Sunday 15 April 2012

What Makes Me Furious - and it's Not Disability

What makes me really, really angry are people who commit a sin against the noble pursuit of beauty and engagement in public spaces. Last week, there was an article in my local Ottawa newspaper that caught my eye. "Flower Power Struggle" was the title. Apparently, an Ottawa couple who own a flower shop regularly decorate the sidewalk adjacent to the store with rose petals, in an effort to attract customers and beautify the street. Residents have been enjoying a small trail of fresh petals to the doorway since the shop opened ten years ago. But last month, the owners of Bloomfields Flowers received a 'cease and desist order' from the City of Ottawa. Apparently, someone complained about the 'debris' on the sidewalk and bylaw officers agreed with the Scrooge-like complainer. "What is the matter with some people!", I raged to my unsuspecting husband.

But my spouse knows that I really care about streets, beauty, conversation, inclusion and the idea of neighbourhoods. When we lived in London, I had the pleasure and privilege of being a director of the London International Festival of Theatre (LIFT). LIFT is a festival of contemporary theatre work and often, it doesn't look like theatre at all. One show that I remember with a poignant mix of memory, intimacy, and kindness was an 'experience' called "Beloved" by an American artist called Nicole Blackman. The artist had taken over a slightly derelict, but still beautiful National Trust home called Rainham Hall on the outskirts of London. After a long train journey to the very eastern edge of the city, I found my way to a stately home. The path leading from the street was strewn with blue rose petals and a sign beckoned me to enter silently, following the trail of roses. Another sign instructed me to pick up a stone from the flower bed and put it my pocket - apparently I would need it later. I entered the great house alone and followed the arrows and petals to the first room. There, a man stood alone and gestured to me to join him. He began to crank an old Victrola record player and gently put the needle down on the spinning disc. He extended his arms in an invitation to dance. We danced and after a few minutes, I was not embarrassed or nervous. I remembered all the dances in my life, especially a father-daughter dance in high school. Next, I entered a room where the artist's own old family photos hung from invisible wire from the ceiling. Each print had a description on the back for me to examine alone - something like "Aunt Dorothy always brought a picnic for everyone to the park". Every room in "Beloved" had something to say about kindness, the love of family, silence, gentleness and intimacy. It wasn't a person who guided the one-at-a-time visitors to this exhibition, it was blue rose petals. When I had experienced all the rooms, I went outside. A little sign instructed me to write the name of someone I had loved and lost with chalk on the stone that still lay in my pocket. I wrote the name of my father on the stone and placed it with others back in the garden.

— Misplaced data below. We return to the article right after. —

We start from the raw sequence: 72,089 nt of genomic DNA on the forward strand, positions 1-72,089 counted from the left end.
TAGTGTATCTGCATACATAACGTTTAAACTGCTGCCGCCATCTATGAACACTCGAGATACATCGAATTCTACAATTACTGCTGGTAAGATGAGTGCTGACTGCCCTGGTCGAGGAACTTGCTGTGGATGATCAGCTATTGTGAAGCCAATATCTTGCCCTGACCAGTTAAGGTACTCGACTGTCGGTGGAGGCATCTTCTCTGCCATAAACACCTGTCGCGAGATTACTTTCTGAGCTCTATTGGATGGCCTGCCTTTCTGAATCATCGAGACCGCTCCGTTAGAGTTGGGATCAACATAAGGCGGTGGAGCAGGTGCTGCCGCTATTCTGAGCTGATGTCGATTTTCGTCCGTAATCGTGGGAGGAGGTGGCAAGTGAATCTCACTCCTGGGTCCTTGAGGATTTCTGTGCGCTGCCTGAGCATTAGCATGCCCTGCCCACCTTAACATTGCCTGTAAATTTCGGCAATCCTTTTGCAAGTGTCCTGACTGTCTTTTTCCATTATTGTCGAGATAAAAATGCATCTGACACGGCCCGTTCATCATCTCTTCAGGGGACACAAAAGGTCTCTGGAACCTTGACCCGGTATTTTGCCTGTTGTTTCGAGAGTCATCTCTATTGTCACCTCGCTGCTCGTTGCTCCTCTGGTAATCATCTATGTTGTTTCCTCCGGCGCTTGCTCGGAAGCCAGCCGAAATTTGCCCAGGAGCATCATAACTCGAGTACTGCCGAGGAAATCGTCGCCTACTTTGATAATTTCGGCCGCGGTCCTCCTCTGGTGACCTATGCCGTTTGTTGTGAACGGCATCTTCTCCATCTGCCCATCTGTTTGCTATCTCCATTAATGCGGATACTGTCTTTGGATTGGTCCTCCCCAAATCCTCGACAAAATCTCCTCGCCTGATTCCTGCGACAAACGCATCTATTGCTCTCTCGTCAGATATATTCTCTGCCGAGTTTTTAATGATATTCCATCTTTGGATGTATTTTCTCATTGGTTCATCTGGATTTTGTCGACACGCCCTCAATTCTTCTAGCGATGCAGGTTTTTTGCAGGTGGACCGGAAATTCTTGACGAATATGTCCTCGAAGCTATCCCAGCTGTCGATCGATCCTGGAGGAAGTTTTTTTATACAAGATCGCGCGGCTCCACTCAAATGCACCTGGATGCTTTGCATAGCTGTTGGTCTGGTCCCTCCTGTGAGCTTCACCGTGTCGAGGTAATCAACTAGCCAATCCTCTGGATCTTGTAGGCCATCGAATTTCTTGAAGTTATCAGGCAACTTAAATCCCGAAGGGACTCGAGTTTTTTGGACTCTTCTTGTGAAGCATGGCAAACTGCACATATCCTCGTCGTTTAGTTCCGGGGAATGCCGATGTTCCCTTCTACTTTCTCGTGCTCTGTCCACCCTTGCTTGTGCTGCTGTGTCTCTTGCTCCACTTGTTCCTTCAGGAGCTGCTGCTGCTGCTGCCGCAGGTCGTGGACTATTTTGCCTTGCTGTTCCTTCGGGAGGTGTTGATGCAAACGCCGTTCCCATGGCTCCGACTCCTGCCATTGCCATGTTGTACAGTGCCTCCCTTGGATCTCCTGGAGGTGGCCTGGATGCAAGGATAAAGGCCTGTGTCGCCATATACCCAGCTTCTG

Art, beauty and thoughtful public engagement is the 'other' great passion in my life. If I could meet the philistine who complained about rose petals in my neighbourhood, I would make him or her experience "Beloved". But maybe they have no loving memories that would spring to life. Perhaps they would have nothing to write on their stone.


Hiromi said...

Of all the things to complain about in the world, this is what they chose. Sad really.

Anonymous said...

Hi Donna,

One of things I have learned through disability, as well as my many failures, is to, "Never judge a person too harshly." Therefore, maybe this person, who complained, has forgotten what it feels like to give and receive love? Otherwise, if him or her, are being "philistine" as you suggest, I would love to shove my crutch all the way up their ass!!!

I would have adored Beloved and the rose pedals.